p.135 All of chapter six of this book is pretty interesting compelling stuff. Clay Shirky describes social software in an article entitled “Social Software and the Politics of Groups”
p.136 Folksonomy = user-defined labels and tags to organize and share information, informal social classification, user-created bottom-up categorical structure development with an emergent thesaurus” Thomas Vander Wal. “Folksonomies + Controlled Vocabularies” where Shirky comments, ” folksonomies [aren’t] better than controlled vocabularies, it’s that they’re better than nothing…the cost of tagging large systems rigorously is crippling….”
p.137 “…users tag objects with keywords, with the option of multiple tags. The tags are shared and become pivots for social navigation. Users can move…between objects, tags, authors… Things get interesting when many people apply different tags to the same objects and when many people apply the same tag to different objects.” Akin to recommendations and listmania on Amazon, for example, you come across things you didn’t realize you were looking for, but that are related in terms of tag, or interest, etc.
On del.icio.us you can browse the list of other people that have tagged the same object as you, or used the same tag. Sometimes you find another user who has similar interests. Sometimes their scope of interest is so broad (or narrow) that it leads to new insights. For example, the tag informationliteracyon del.icio.us is used by others. Browsing the list of objects thus tagged, I see a site titled, “Information Literacy for All” tagged by user http://del.icio.us/jennimi and it turns out she’s into lots of the same topics as I am. Her page at del.icio.us has a link to her blog and a number of relevant links and papers dealing with information literacy. Awesome. Her latest del.icio.us post was for a page ‘how to make a faceted classification and put it on the web.’ Cool. I tagged it too but I tagged it ‘informationarchitecture‘ as did others.
p.138,9 Folksonomies flourish in the cornucopia of the commons without noticeable cost….They are an amazing tool for trendspotting…not bad for bookmarking and keeping found things found, but when it comes to findability their inability to handle equivalences, hierarchy, and other semantic relationships causes them to fail miserably at any significant scale. [But] ontologies, taxonomies, and folkonomies are not mutually exclusive…a hybrid metadata ecology that combines elements of each may be ideal.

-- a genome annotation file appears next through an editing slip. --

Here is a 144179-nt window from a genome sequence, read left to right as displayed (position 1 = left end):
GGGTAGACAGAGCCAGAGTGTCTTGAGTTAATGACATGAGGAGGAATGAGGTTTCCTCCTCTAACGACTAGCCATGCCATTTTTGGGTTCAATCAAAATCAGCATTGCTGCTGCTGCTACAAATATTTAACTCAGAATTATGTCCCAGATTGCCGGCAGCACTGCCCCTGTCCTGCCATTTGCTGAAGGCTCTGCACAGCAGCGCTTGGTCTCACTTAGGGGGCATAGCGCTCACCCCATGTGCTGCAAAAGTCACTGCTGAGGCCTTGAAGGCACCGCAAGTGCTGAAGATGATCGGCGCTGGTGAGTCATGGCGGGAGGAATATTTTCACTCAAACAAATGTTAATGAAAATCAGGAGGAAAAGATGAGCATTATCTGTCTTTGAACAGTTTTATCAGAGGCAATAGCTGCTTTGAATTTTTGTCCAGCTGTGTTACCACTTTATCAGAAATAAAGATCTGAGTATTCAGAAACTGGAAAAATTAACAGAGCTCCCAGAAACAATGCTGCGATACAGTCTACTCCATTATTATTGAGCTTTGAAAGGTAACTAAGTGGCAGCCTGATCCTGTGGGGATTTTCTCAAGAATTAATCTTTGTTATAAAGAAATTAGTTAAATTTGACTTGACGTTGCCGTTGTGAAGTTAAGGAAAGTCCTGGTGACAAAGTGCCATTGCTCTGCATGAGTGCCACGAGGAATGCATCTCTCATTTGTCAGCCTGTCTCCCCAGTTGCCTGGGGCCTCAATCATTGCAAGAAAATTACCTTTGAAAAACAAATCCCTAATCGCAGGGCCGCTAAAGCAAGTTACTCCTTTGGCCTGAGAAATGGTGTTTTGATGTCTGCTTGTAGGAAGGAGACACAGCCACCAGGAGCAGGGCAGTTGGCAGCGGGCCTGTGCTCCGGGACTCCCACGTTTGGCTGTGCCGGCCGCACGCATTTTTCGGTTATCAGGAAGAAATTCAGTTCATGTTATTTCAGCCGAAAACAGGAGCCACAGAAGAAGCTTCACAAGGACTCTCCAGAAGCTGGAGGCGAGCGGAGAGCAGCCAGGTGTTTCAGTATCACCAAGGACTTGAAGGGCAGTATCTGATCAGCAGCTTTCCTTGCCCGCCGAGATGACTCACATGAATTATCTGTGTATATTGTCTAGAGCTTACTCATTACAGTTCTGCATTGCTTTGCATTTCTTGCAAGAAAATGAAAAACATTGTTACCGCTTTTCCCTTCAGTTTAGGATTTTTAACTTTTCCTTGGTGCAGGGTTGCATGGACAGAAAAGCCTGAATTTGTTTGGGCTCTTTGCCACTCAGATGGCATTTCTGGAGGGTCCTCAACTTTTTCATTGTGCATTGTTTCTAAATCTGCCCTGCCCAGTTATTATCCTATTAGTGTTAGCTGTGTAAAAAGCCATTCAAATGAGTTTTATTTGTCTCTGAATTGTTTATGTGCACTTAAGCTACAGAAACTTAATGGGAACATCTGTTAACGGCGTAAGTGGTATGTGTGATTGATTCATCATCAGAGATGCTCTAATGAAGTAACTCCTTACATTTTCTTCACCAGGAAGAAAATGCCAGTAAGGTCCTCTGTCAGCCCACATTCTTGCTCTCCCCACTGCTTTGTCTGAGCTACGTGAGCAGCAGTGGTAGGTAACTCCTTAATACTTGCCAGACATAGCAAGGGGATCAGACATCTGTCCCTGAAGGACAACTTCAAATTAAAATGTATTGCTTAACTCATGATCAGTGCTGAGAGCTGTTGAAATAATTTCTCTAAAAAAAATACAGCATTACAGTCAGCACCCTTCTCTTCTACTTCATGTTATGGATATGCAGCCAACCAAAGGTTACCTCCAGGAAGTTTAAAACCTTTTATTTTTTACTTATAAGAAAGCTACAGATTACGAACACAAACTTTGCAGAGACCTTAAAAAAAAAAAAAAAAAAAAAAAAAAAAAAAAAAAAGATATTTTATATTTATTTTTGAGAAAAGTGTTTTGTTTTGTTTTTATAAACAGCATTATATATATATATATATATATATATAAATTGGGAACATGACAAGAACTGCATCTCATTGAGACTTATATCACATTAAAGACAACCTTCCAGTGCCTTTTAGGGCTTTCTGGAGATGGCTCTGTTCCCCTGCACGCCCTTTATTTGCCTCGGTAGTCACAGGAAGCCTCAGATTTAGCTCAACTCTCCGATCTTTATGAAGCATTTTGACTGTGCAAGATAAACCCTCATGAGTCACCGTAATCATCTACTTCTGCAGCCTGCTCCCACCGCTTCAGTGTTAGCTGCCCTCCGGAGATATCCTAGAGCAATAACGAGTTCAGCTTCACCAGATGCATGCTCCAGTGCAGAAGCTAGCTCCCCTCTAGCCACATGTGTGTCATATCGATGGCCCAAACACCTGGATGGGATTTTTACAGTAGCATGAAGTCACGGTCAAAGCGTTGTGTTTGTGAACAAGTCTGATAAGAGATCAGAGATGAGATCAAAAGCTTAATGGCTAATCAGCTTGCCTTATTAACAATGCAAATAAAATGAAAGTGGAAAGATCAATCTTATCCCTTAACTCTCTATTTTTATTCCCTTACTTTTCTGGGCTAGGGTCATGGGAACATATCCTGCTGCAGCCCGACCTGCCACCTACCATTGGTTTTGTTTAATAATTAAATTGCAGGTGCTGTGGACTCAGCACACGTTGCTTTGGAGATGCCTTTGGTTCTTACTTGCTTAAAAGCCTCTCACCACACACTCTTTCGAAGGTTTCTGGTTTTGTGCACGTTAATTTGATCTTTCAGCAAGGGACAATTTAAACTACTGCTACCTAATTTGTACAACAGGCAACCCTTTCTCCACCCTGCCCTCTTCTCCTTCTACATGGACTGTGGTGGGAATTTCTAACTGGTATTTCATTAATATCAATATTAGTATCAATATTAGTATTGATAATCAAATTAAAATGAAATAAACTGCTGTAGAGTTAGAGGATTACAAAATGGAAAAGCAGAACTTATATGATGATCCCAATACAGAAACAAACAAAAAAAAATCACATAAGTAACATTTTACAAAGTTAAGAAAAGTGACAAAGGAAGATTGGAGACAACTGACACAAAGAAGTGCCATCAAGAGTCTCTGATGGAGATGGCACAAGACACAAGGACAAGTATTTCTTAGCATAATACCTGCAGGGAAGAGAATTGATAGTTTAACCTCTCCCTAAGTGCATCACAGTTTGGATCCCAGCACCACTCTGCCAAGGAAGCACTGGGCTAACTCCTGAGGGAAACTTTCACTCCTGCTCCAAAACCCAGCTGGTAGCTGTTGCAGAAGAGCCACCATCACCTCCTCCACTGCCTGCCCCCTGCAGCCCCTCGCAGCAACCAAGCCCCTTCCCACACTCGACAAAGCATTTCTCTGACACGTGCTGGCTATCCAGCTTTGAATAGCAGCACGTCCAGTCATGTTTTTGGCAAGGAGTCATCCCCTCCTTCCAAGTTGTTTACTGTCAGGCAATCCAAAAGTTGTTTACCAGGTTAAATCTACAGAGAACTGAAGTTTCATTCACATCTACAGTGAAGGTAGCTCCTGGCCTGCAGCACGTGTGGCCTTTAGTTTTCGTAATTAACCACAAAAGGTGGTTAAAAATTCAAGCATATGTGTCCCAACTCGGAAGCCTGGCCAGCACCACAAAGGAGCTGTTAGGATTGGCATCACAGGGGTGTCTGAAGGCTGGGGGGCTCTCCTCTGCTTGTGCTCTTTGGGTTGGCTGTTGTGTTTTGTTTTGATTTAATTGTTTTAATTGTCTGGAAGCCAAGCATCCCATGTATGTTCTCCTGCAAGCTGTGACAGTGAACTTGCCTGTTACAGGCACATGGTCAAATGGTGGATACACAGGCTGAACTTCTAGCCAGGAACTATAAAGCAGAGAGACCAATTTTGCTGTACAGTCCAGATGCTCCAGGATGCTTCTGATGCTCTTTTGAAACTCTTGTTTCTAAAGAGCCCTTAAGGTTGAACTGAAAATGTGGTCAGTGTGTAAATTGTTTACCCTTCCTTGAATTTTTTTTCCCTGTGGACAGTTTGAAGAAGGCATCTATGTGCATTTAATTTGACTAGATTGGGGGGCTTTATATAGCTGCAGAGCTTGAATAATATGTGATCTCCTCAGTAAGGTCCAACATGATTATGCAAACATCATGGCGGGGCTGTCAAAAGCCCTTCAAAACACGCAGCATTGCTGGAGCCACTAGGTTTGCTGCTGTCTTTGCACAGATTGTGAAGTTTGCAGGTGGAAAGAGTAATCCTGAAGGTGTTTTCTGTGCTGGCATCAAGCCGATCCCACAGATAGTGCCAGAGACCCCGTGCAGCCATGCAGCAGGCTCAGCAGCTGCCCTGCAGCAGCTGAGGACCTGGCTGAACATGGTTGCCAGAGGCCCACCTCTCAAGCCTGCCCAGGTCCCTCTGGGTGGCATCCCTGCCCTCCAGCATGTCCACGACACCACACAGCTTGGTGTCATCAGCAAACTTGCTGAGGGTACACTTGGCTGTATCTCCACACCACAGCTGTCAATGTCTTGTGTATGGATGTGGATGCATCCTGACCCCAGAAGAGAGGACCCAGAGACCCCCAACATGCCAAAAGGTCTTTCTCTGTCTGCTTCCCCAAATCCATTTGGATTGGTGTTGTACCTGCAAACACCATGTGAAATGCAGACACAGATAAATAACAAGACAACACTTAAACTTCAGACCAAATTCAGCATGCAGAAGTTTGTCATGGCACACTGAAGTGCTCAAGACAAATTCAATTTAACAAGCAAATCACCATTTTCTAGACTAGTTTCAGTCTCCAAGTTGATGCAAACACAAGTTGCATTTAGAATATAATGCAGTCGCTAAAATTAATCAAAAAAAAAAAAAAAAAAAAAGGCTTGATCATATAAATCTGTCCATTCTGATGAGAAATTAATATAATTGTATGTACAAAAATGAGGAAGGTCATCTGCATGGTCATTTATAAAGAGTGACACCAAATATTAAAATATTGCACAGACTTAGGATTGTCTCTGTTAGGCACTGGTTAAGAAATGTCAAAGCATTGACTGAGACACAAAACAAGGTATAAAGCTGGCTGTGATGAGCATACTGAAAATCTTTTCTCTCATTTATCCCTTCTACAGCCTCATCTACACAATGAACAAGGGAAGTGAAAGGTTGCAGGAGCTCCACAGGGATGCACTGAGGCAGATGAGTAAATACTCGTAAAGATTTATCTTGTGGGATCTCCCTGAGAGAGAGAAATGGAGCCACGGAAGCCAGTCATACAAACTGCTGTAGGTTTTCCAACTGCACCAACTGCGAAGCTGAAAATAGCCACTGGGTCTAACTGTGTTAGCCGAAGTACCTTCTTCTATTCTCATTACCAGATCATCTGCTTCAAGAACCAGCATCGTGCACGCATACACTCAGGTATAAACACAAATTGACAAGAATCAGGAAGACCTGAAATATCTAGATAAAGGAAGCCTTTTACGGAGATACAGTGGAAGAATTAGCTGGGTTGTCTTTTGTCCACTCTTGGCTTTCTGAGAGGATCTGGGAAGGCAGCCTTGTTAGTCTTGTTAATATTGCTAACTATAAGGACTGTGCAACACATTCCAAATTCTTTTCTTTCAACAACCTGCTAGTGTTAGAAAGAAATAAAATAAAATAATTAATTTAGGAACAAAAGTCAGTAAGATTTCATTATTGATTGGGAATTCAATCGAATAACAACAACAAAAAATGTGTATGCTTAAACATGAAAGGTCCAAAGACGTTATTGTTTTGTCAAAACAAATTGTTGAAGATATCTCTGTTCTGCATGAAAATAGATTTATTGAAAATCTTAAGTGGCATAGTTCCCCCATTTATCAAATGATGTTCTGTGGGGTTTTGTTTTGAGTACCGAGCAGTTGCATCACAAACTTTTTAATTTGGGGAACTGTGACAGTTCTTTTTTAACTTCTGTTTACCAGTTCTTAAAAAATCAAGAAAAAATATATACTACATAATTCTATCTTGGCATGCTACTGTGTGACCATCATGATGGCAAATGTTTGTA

p. 140,141 References Stewart Brand and Pace Layering in buildings as conceptually similar to this discussion of metadata. Taxonomies and ontologies provide the solid semantic network that connects interface to infrastructure. And the fast-moving…folksonomies sit on top: flexible, adaptable, and responsive to user feedback.
p.142 networks and the connection between semantic and social networks…activity – connectors, betweeness – boundary spanners, closeness. Boundary spanners could be people or documents found in a library or google search. Nodes can be people or content, and can serve as end or path, data or metadata. Articles, books, and blogs are not simply destinations, for they often serve as inverse queries that draw users to authors.
p. 143 mentions the great book describing the science of networks by Albert-Laszlo Barabasi, Linked, and the long tail as described by Chris Anderson. A Barnes and Noble ‘brick and mortar’ book store contains 100,000 titles, yet a quarter to a third of Amazon’s sales come from outside this top 100,000 titles.
Entry filed under: Ambient Findability.